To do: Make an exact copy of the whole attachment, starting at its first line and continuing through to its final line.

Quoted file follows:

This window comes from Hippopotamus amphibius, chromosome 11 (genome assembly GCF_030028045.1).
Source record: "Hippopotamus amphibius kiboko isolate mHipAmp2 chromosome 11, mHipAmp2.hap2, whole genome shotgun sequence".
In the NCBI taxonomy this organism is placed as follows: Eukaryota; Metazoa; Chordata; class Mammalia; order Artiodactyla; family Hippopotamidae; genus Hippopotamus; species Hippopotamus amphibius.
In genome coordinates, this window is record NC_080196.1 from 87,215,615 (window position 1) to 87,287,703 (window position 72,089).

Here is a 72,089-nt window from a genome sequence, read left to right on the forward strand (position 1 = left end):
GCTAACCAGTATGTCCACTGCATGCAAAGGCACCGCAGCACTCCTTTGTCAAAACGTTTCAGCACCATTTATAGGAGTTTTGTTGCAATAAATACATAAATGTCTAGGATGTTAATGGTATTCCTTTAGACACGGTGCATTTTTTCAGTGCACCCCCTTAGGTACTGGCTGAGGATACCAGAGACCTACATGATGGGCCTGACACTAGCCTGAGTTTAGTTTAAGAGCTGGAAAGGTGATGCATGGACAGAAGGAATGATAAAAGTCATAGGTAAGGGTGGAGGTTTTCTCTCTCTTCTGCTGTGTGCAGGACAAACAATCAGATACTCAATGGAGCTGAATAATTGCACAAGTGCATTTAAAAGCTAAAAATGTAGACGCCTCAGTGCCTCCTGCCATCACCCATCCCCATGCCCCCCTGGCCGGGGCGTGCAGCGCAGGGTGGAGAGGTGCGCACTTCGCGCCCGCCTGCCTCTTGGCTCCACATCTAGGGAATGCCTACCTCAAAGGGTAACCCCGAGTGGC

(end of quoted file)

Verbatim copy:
This window comes from Hippopotamus amphibius, chromosome 11 (genome assembly GCF_030028045.1).
Source record: "Hippopotamus amphibius kiboko isolate mHipAmp2 chromosome 11, mHipAmp2.hap2, whole genome shotgun sequence".
In the NCBI taxonomy this organism is placed as follows: Eukaryota; Metazoa; Chordata; class Mammalia; order Artiodactyla; family Hippopotamidae; genus Hippopotamus; species Hippopotamus amphibius.
In genome coordinates, this window is record NC_080196.1 from 87,215,615 (window position 1) to 87,287,703 (window position 72,089).

Here is a 72,089-nt window from a genome sequence, read left to right on the forward strand (position 1 = left end):
GCTAACCAGTATGTCCACTGCATGCAAAGGCACCGCAGCACTCCTTTGTCAAAACGTTTCAGCACCATTTATAGGAGTTTTGTTGCAATAAATACATAAATGTCTAGGATGTTAATGGTATTCCTTTAGACACGGTGCATTTTTTCAGTGCACCCCCTTAGGTACTGGCTGAGGATACCAGAGACCTACATGATGGGCCTGACACTAGCCTGAGTTTAGTTTAAGAGCTGGAAAGGTGATGCATGGACAGAAGGAATGATAAAAGTCATAGGTAAGGGTGGAGGTTTTCTCTCTCTTCTGCTGTGTGCAGGACAAACAATCAGATACTCAATGGAGCTGAATAATTGCACAAGTGCATTTAAAAGCTAAAAATGTAGACGCCTCAGTGCCTCCTGCCATCACCCATCCCCATGCCCCCCTGGCCGGGGCGTGCAGCGCAGGGTGGAGAGGTGCGCACTTCGCGCCCGCCTGCCTCTTGGCTCCACATCTAGGGAATGCCTACCTCAAAGGGTAACCCCGAGTGGC